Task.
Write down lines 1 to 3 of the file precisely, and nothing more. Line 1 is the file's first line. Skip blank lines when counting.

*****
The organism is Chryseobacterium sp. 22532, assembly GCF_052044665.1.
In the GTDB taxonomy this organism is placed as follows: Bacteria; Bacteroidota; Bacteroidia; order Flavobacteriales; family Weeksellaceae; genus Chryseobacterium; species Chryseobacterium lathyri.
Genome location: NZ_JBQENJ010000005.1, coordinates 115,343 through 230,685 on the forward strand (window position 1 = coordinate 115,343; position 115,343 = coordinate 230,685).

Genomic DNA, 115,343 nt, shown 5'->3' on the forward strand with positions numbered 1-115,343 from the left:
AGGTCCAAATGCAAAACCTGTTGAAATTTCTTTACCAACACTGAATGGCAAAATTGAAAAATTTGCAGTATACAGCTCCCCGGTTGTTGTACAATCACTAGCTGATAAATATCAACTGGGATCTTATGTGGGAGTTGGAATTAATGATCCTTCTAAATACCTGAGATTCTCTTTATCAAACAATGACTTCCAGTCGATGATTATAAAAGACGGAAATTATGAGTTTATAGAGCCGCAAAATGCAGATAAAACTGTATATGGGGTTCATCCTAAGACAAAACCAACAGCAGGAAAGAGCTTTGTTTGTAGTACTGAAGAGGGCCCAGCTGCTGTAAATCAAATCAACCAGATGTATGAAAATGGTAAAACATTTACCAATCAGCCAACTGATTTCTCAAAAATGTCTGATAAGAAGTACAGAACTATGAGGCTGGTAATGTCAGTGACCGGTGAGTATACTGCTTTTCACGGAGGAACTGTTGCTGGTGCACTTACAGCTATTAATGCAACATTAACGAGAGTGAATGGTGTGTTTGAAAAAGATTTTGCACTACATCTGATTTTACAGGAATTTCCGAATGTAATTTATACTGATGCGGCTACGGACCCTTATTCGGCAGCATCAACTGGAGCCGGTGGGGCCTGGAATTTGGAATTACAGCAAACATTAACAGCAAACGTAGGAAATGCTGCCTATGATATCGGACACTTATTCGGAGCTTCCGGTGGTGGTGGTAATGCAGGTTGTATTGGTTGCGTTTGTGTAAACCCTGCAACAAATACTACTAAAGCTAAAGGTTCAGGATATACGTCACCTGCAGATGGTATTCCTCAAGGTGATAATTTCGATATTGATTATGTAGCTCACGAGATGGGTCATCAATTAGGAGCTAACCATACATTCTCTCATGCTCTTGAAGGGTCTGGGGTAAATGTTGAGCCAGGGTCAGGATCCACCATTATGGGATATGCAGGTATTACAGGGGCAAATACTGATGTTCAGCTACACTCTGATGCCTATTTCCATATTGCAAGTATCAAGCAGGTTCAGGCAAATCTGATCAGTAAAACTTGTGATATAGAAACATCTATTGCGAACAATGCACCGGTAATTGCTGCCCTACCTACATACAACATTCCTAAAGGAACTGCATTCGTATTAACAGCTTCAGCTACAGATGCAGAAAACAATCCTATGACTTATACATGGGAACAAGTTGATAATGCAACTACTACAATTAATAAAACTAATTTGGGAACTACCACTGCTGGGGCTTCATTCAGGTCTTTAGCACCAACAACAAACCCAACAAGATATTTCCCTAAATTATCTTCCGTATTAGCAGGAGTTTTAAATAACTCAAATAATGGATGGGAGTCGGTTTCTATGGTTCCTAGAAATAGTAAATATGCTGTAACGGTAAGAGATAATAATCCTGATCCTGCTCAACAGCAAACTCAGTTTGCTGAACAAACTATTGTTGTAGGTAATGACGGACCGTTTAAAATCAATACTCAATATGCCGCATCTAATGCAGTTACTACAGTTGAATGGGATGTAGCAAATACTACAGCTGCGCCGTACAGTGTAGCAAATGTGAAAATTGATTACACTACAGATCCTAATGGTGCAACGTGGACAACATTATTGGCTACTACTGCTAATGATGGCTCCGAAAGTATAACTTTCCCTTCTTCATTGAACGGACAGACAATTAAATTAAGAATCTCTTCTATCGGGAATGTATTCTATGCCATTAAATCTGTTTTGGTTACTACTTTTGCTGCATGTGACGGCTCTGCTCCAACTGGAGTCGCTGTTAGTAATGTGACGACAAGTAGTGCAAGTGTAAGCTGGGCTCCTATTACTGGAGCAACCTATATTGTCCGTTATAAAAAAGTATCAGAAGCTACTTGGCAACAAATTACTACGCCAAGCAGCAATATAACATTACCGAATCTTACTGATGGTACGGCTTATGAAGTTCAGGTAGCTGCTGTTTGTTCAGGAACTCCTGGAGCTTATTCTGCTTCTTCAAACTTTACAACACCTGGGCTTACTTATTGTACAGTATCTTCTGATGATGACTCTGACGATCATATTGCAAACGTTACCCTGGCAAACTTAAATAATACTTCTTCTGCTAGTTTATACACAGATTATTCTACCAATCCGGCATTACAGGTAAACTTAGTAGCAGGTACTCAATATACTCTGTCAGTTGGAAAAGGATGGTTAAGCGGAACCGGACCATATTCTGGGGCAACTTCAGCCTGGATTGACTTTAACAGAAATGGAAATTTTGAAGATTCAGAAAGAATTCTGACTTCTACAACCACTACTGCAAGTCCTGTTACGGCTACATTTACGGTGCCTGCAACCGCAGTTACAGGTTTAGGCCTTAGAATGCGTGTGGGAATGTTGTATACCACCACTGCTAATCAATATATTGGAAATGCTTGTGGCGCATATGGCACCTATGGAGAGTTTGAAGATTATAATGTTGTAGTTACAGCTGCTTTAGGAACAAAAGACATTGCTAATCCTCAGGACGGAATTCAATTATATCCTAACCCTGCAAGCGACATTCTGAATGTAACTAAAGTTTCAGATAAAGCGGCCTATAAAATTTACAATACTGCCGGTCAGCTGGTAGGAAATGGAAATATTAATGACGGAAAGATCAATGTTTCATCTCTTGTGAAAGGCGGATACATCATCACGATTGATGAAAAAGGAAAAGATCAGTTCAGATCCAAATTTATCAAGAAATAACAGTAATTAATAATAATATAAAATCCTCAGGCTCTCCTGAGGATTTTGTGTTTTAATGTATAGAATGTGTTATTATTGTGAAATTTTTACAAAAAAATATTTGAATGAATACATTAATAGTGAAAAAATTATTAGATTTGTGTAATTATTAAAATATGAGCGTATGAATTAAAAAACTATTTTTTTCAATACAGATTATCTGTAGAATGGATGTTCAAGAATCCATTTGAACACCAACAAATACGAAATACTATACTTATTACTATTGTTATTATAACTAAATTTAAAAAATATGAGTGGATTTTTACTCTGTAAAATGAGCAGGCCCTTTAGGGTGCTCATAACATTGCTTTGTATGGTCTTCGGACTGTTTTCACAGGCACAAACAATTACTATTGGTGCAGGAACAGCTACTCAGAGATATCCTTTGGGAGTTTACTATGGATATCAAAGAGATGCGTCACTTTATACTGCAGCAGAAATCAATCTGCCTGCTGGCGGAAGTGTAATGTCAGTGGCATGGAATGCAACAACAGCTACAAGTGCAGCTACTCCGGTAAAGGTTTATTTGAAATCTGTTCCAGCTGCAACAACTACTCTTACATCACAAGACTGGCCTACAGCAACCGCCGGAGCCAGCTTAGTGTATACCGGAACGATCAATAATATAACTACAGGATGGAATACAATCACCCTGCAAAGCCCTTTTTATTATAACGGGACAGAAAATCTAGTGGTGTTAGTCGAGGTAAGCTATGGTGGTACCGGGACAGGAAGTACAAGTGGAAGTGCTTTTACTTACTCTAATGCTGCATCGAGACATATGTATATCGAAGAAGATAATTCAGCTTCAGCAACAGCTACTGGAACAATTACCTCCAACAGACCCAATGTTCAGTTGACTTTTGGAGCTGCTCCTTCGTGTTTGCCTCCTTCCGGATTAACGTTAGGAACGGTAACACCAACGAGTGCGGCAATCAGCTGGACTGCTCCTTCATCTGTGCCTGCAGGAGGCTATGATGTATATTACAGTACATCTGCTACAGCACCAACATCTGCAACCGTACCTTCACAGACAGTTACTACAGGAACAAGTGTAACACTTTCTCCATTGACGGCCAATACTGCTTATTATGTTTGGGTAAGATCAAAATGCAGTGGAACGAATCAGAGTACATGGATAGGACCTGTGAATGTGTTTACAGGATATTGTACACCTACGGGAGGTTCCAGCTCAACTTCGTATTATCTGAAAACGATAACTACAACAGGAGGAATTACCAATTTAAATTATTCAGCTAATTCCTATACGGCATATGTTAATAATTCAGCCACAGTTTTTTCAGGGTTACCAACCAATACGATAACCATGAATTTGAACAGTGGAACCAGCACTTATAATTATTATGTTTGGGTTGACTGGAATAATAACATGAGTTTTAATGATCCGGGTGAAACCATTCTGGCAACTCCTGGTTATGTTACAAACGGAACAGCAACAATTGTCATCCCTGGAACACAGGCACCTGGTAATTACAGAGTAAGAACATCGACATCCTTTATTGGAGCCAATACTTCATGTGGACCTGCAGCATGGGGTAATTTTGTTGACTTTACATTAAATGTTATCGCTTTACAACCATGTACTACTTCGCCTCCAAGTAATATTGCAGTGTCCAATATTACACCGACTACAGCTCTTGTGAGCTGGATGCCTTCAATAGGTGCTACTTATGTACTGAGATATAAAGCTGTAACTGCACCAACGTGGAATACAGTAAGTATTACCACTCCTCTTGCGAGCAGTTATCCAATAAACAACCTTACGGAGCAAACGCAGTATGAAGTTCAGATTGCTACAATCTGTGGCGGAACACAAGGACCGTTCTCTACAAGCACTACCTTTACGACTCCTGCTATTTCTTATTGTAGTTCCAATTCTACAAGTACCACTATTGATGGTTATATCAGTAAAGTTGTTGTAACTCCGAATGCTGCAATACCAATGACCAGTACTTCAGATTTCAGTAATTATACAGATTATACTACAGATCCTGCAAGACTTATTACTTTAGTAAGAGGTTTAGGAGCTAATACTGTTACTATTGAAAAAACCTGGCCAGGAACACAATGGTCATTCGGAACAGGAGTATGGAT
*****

The organism is Chryseobacterium sp. 22532, assembly GCF_052044665.1.
In the GTDB taxonomy this organism is placed as follows: Bacteria; Bacteroidota; Bacteroidia; order Flavobacteriales; family Weeksellaceae; genus Chryseobacterium; species Chryseobacterium lathyri.
Genome location: NZ_JBQENJ010000005.1, coordinates 115,343 through 230,685 on the forward strand (window position 1 = coordinate 115,343; position 115,343 = coordinate 230,685).